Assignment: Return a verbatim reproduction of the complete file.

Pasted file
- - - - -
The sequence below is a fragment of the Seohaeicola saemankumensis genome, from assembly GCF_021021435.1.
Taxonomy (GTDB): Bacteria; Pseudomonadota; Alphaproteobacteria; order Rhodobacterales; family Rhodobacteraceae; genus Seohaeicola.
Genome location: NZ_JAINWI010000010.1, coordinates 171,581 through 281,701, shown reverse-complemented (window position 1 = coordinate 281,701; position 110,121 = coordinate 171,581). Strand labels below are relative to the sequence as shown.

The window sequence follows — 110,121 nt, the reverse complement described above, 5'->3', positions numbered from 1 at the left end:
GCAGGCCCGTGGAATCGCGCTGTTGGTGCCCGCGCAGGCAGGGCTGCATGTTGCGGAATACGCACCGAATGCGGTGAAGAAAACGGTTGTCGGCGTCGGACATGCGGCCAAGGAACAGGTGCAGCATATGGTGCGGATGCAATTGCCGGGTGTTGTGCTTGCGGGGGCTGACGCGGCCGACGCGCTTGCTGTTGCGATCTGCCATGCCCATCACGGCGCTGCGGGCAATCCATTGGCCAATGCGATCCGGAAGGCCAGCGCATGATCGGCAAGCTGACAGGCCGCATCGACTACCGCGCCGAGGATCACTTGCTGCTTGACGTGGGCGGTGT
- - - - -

The sequence below is a fragment of the Seohaeicola saemankumensis genome, from assembly GCF_021021435.1.
Taxonomy (GTDB): Bacteria; Pseudomonadota; Alphaproteobacteria; order Rhodobacterales; family Rhodobacteraceae; genus Seohaeicola.
Genome location: NZ_JAINWI010000010.1, coordinates 171,581 through 281,701, shown reverse-complemented (window position 1 = coordinate 281,701; position 110,121 = coordinate 171,581). Strand labels below are relative to the sequence as shown.

The window sequence follows — 110,121 nt, the reverse complement described above, 5'->3', positions numbered from 1 at the left end:
GCAGGCCCGTGGAATCGCGCTGTTGGTGCCCGCGCAGGCAGGGCTGCATGTTGCGGAATACGCACCGAATGCGGTGAAGAAAACGGTTGTCGGCGTCGGACATGCGGCCAAGGAACAGGTGCAGCATATGGTGCGGATGCAATTGCCGGGTGTTGTGCTTGCGGGGGCTGACGCGGCCGACGCGCTTGCTGTTGCGATCTGCCATGCCCATCACGGCGCTGCGGGCAATCCATTGGCCAATGCGATCCGGAAGGCCAGCGCATGATCGGCAAGCTGACAGGCCGCATCGACTACCGCGCCGAGGATCACTTGCTGCTTGACGTGGGCGGTGT